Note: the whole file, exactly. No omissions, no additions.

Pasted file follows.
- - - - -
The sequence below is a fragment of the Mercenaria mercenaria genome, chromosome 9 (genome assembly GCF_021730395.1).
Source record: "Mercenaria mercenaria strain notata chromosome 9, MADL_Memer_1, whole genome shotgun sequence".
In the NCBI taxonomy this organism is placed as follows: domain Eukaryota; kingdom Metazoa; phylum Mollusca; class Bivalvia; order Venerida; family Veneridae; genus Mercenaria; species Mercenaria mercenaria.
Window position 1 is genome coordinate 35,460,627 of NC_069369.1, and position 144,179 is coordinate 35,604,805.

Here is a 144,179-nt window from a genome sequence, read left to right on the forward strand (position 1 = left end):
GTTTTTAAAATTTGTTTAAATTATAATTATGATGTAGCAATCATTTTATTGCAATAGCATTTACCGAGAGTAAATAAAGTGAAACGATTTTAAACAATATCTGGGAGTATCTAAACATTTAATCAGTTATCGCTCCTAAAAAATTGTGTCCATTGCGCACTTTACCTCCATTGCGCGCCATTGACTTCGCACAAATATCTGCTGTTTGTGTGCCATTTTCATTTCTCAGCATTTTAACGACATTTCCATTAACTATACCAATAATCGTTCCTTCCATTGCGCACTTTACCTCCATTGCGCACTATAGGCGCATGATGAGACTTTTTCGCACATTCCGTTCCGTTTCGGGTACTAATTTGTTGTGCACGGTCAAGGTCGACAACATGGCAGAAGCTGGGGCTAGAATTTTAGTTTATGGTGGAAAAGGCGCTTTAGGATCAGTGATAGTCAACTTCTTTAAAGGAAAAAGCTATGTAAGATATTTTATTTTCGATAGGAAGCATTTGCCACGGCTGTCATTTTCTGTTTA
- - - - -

The sequence below is a fragment of the Mercenaria mercenaria genome, chromosome 9 (genome assembly GCF_021730395.1).
Source record: "Mercenaria mercenaria strain notata chromosome 9, MADL_Memer_1, whole genome shotgun sequence".
In the NCBI taxonomy this organism is placed as follows: domain Eukaryota; kingdom Metazoa; phylum Mollusca; class Bivalvia; order Venerida; family Veneridae; genus Mercenaria; species Mercenaria mercenaria.
Window position 1 is genome coordinate 35,460,627 of NC_069369.1, and position 144,179 is coordinate 35,604,805.

Here is a 144,179-nt window from a genome sequence, read left to right on the forward strand (position 1 = left end):
GTTTTTAAAATTTGTTTAAATTATAATTATGATGTAGCAATCATTTTATTGCAATAGCATTTACCGAGAGTAAATAAAGTGAAACGATTTTAAACAATATCTGGGAGTATCTAAACATTTAATCAGTTATCGCTCCTAAAAAATTGTGTCCATTGCGCACTTTACCTCCATTGCGCGCCATTGACTTCGCACAAATATCTGCTGTTTGTGTGCCATTTTCATTTCTCAGCATTTTAACGACATTTCCATTAACTATACCAATAATCGTTCCTTCCATTGCGCACTTTACCTCCATTGCGCACTATAGGCGCATGATGAGACTTTTTCGCACATTCCGTTCCGTTTCGGGTACTAATTTGTTGTGCACGGTCAAGGTCGACAACATGGCAGAAGCTGGGGCTAGAATTTTAGTTTATGGTGGAAAAGGCGCTTTAGGATCAGTGATAGTCAACTTCTTTAAAGGAAAAAGCTATGTAAGATATTTTATTTTCGATAGGAAGCATTTGCCACGGCTGTCATTTTCTGTTTA